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Comparison of emergency surgical cricothyroidotomy and percutaneous cricothyroidotomy by experienced airway providers in an obese, in vivo porcine hemorrhage airway model



Emergency front-of-neck airway (eFONA) is a life-saving procedure in “cannot intubate, cannot oxygenate” (CICO). The fastest and most reliable method of eFONA has not been determined. We compared two of the most advocated approaches: surgical cricothyroidotomy and percutaneous cricothyroidotomy, in an obese, in vivo porcine hemorrhage model, designed to introduce real-time physiological feedback, relevant and high provider stress. The primary aim was to determine the fastest method to secure airway. Secondary aims were arterial saturation and partial pressure of oxygen, proxy survival and influence of experience.


Twelve pigs, mean weight (standard deviation, SD) (60.3 ± 4.1) kg, were anesthetized and exposed to 25–35% total blood volume hemorrhage before extubation and randomization to Seldinger technique “percutaneous cricothyroidotomy” (n = 6) or scalpel-bougie-tube technique “surgical cricothyroidotomy” (n = 6). Specialists in anesthesia and intensive care in a tertiary referral hospital performed the eFONA, simulating an actual CICO-situation.


In surgical cricothyroidotomy vs. percutaneous cricothyroidotomy, the median (interquartile range, IQR) times to secure airway were 109 (IQR 71–130) s and 298 (IQR 128–360) s (P = 0.0152), arterial blood saturation (SaO2) were 74.7 (IQR 46.6–84.2) % and 7.9 (IQR 4.1–15.6) % (P = 0.0167), pO2 were 7.0 (IQR 4.7–7.7) kPa and 2.0 (IQR 1.1–2.9) kPa (P = 0.0667), and times of cardiac arrest (proxy survival) were 137–233 s, 190 (IQR 143–229), from CICO. All six animals survived surgical cricothyroidotomy, and two of six (33%) animals survived percutaneous cricothyroidotomy. Years in anesthesia, 13.5 (IQR 7.5–21.3), did not influence time to secure airway.


eFONA by surgical cricothyroidotomy was faster and had increased oxygenation and survival, when performed under stress by board certified anesthesiologists, and may be an indication of preferred method in situations with hemorrhage and CICO, in obese patients.


Emergency front-of-neck airway (eFONA) is a life-saving procedure for patients who cannot be intubated or oxygenated, “cannot intubate, cannot oxygenate” (CICO), and would otherwise face imminent death. Risk factors for CICO and eFONA include obesity [1,2,3,4,5] and trauma [6, 7]. On the battlefield, airway compromise is the second leading cause of preventable death [8]. It is essential to identify the situation and perform eFONA before a hypoxic cardiac arrest [9]. How often CICO and eFONA occur depends on location, qualifications and experience of the health care provider and the medical condition of the patient. The incidence of eFONA varies in published literature from 0 to 18.5% for unspecified health care professionals [1, 6, 9,10,11,12,13,14,15,16]. For trauma anesthesiologists and emergency medicine doctor, the incidence is 0.2–0.3% [17, 18]. Given the infrequency of CICO, most medical personnel have little if any clinical experience of the various techniques of eFONA, and the fastest and most reliable method remains disputed. Professional societies recommend different approaches. The Difficult Airway Society (DAS) in the UK and the Swedish Society of Anesthesiology and Intensive Care recommend scalpel-bougie-tube cricothyroidotomy [1, 10, 19, 20]. The American Society of Anesthesiologists does not advocate a specific approach [21]. The Canadian Anesthesiologists’ Society, the Australian and New Zealand College of Anesthetists (ANZCA) support both needle- and scalpel-based approaches [22, 23]. The urgency and rarity of eFONA make randomized and controlled human studies challenging, which is why many studies are based on a variety of ex vivo larynx models, few simulate an obese model and results are conflicting [2, 4, 9, 24,25,26,27,28,29,30,31]. However, a real CICO situation includes a level of stress which is difficult to simulate in training [9]. Moreover, an ex vivo larynx model does not provide physiological feedback. Therefore, we introduced an obese, in vivo porcine hemorrhage model, designed to create real-time physiological feedback, relevant and high stress levels of the provider, and a proxy survival measure. We compared two of the most advocated eFONA approaches, scalpel-bougie-tube technique “surgical cricothyroidotomy” and Seldinger technique “percutaneous cricothyroidotomy” and hypothesized that amongst clinically active anesthesiologists the first would be more rapid. The primary objective was to determine the fastest method to secure airway. Secondary objectives were arterial saturation and partial pressure of oxygen, proxy survival and influence of experience.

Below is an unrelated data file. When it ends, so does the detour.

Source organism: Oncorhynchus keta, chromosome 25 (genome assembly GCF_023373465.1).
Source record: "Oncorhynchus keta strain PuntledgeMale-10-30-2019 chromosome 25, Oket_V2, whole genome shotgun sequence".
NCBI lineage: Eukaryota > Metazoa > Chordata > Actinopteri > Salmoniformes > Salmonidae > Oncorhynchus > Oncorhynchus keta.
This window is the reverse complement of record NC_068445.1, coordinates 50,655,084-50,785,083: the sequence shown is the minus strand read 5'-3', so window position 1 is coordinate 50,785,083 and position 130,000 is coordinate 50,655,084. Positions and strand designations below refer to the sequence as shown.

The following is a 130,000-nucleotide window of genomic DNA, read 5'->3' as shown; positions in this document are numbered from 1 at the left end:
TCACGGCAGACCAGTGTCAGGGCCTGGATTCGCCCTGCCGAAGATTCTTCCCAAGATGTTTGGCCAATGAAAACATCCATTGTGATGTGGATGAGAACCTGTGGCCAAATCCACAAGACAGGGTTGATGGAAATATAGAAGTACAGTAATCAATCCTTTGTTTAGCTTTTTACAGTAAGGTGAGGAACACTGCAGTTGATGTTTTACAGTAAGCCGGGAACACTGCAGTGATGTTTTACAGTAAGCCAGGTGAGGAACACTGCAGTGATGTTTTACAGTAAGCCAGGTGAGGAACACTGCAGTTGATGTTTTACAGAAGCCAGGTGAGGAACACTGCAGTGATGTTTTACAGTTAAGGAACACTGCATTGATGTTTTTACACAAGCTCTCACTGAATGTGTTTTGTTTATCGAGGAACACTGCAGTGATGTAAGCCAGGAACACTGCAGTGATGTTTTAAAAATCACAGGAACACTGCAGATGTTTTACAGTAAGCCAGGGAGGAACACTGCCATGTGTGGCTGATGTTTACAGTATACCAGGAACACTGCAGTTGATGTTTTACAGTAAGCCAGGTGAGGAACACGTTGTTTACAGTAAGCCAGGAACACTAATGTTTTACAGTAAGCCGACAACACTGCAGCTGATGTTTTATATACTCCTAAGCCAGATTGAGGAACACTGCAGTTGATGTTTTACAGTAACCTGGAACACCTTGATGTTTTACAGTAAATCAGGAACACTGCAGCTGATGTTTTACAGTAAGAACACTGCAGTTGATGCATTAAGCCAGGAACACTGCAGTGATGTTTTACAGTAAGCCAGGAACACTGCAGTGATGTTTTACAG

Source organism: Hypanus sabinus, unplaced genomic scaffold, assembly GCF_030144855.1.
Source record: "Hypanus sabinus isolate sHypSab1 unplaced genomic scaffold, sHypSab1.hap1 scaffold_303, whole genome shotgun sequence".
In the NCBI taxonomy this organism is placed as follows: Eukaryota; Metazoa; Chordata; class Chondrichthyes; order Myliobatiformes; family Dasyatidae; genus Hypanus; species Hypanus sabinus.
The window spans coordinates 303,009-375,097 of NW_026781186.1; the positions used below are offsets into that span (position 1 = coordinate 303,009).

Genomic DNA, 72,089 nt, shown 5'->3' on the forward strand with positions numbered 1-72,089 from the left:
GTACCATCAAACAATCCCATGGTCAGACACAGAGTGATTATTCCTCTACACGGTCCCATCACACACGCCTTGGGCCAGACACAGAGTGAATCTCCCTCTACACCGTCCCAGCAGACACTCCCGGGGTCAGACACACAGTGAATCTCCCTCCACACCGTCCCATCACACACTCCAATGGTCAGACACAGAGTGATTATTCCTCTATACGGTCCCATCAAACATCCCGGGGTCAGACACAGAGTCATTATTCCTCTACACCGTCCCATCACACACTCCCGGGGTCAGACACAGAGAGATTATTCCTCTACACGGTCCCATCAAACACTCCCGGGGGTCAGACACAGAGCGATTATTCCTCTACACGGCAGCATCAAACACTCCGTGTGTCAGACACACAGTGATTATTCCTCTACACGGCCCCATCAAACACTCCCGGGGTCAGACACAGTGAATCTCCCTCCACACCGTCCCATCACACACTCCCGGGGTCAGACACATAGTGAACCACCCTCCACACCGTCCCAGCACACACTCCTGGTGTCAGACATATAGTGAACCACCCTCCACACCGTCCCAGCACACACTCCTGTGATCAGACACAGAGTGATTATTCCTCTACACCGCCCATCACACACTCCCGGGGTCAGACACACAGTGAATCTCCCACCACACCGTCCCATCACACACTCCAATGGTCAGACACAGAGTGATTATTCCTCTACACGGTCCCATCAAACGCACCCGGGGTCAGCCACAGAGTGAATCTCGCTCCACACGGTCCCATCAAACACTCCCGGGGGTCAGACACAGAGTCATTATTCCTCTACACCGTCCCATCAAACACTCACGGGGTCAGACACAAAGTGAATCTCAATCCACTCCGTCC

The study was carried out in compliance with the ARRIVE guidelines (Additional file 1). The specific pathogen free animals originated from the company Johansson, Stockholm Region, Sweden. Data and materials are available at Karolinska Institute’s electronic notebook, upon reasonable request. The animal study was approved by, and conducted in accordance with, the Swedish regional ethics approval board for animal research (approval No. 1470, reference No. 5.2.18–7487/14). The experiments were performed under veterinary supervision. Ethical approval for the human participation was not required by the Swedish Ethical Review Authority.